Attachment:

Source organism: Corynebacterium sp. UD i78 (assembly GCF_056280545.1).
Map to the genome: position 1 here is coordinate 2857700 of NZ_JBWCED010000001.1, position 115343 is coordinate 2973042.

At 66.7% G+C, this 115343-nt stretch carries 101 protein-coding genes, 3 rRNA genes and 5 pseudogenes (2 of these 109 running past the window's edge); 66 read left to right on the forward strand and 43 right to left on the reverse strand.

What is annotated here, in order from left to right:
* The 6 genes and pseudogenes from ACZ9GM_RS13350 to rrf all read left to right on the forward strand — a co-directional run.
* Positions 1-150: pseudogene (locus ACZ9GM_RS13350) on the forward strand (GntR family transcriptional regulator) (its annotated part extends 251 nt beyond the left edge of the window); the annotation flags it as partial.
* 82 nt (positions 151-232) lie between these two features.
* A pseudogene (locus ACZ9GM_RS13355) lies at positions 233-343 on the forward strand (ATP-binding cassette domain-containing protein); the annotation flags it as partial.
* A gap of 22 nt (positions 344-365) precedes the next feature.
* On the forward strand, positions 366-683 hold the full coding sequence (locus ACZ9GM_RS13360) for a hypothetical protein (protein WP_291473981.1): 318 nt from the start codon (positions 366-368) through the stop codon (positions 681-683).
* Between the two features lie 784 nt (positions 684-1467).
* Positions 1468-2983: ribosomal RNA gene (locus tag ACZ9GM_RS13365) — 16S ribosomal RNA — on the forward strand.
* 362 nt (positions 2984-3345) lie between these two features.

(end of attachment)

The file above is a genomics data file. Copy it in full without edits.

Source organism: Corynebacterium sp. UD i78 (assembly GCF_056280545.1).
Map to the genome: position 1 here is coordinate 2857700 of NZ_JBWCED010000001.1, position 115343 is coordinate 2973042.

At 66.7% G+C, this 115343-nt stretch carries 101 protein-coding genes, 3 rRNA genes and 5 pseudogenes (2 of these 109 running past the window's edge); 66 read left to right on the forward strand and 43 right to left on the reverse strand.

What is annotated here, in order from left to right:
* The 6 genes and pseudogenes from ACZ9GM_RS13350 to rrf all read left to right on the forward strand — a co-directional run.
* Positions 1-150: pseudogene (locus ACZ9GM_RS13350) on the forward strand (GntR family transcriptional regulator) (its annotated part extends 251 nt beyond the left edge of the window); the annotation flags it as partial.
* 82 nt (positions 151-232) lie between these two features.
* A pseudogene (locus ACZ9GM_RS13355) lies at positions 233-343 on the forward strand (ATP-binding cassette domain-containing protein); the annotation flags it as partial.
* A gap of 22 nt (positions 344-365) precedes the next feature.
* On the forward strand, positions 366-683 hold the full coding sequence (locus ACZ9GM_RS13360) for a hypothetical protein (protein WP_291473981.1): 318 nt from the start codon (positions 366-368) through the stop codon (positions 681-683).
* Between the two features lie 784 nt (positions 684-1467).
* Positions 1468-2983: ribosomal RNA gene (locus tag ACZ9GM_RS13365) — 16S ribosomal RNA — on the forward strand.
* 362 nt (positions 2984-3345) lie between these two features.